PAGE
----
Posted by James @ 9:56 pm on August 24th 2008

McCain surprise?

I have been thinking about McCain’s options with regard to a VP selection, especially after Mr. Obama’s selection of Joe Biden. I have wondered whether he would seek the reluctant Bobby Jindal for his youth, or one of his fellow primary contenders for their base supporters. I must say that the Mitthuckerudy option seems doomed to failure. Likewise, seeking a young politician for the sake of their youth is similar folly. Let’s face it, Obama is a unique “young” man in the political field. So what does McCain do? I can only think of one very reluctant man that would more than level the field, but would actually tip it deeply McCain’s way were he to be persuaded to join the ticket. That person is Colin Powell.

Powell is only slightly younger than McCain, so the “youth” factor would be out the window. However, Powell has at least a little support from every corner of the political landscape, and a lot of support from much of it. A McCain/Powell ticket would be a formidable team for Obama/Biden to tackle. The question is: Is it even possibility? Powell has been reticent about everything political for a long time. Could he ever be persuaded to jump into the cesspool of a presidential campaign? I have no idea, I am just thinking out loud.

What do you think? Is a McCain/Powell ticket an impossibility?

8 Comments »

  1. Don’t think that Powell hasn’t been hounded by every primary candidate for President in the Republican party (and a good chunk of the Democratic ones) since roughly 1996. The specific dynamics are almost irrelevant. If McCain could ever, ever, ever get Powell, he would, in a heartbeat. He would have in June 2007, he would have in January 2008, he would have in March, he would now, hell he would probably drop his running mate in October of Powell expressed a hint of interest.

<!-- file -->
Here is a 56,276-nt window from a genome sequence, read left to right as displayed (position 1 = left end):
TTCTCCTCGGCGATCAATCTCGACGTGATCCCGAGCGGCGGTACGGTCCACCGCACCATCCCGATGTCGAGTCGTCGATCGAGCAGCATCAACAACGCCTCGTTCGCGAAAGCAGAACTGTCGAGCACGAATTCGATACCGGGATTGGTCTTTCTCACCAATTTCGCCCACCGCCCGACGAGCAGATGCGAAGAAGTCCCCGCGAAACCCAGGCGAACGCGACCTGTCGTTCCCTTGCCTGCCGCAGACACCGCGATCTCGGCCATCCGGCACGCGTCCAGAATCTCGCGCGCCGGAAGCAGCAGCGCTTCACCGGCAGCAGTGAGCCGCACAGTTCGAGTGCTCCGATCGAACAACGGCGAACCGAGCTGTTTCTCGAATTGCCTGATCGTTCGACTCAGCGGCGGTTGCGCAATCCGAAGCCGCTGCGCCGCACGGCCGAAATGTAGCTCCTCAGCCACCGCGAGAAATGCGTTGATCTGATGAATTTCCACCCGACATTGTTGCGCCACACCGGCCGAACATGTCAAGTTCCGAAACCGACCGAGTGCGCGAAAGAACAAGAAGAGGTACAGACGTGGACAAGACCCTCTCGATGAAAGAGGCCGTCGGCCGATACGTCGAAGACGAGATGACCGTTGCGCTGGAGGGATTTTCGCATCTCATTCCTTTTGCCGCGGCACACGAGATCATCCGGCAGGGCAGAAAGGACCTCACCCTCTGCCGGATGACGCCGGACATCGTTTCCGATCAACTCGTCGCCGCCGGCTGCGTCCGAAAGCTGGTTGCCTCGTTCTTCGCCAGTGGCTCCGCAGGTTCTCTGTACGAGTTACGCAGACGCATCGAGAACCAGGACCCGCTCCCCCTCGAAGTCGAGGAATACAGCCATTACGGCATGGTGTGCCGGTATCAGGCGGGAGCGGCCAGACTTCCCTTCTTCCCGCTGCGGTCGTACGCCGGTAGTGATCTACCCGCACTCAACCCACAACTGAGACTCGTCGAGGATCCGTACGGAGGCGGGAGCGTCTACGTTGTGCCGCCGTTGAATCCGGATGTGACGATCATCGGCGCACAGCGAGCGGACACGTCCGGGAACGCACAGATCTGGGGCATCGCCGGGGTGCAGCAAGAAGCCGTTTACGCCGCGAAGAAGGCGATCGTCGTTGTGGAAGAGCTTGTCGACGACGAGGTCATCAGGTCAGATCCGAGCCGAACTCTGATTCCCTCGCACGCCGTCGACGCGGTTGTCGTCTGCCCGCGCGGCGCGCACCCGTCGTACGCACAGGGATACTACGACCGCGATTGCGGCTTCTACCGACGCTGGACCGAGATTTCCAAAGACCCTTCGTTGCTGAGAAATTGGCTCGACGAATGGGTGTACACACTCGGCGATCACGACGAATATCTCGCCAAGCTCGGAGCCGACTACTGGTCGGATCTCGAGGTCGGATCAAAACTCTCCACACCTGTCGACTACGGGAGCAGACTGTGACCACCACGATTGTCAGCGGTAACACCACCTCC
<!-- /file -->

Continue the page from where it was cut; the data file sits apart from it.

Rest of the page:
But, the truth is, he hasn’t. And, by every indication, won’t. I can’t say never, because who knows, but I view it as at least as likely that Powell endorses Obama at the DNC and gives a convention speech there (remember, that is what Bill Kristol reported is going to happen, two weeks ago) as him being McCain’s running mate.

    The truth is we don’t even know if Powell is going to vote for McCain, much less endorse him. The scant evidence could go in literally any direction. We do know he’s good friends with Joe Biden, by the way—I even read a few Dailykos diaries with titles like “DNC Surprise?” suggesting Powell might introduce him at the convention.

    I find it hard to believe that, given all Powell himself has been through, and given how completely and totally he’s stayed out of electoral politics up until now, that he’d chose this particular cycle, with these particular candidates, to throw himself in the mix for. In short, James: you can’t say “never”, in regards to most anything. But it’s about as likely as McCain announcing Michael Phelps.

    I do find it funny that you’re assuming Powell would go McCain. It was suggested on this blog before that Andrew Sullivan, when mentioning the possibility of Powell endorsing Obama, got roundly decried as a loon who had lost his marbles for being so presumptuous and making such a leap with no evidence.

    Comment by Brad — 8/24/2008 @ 10:13 pm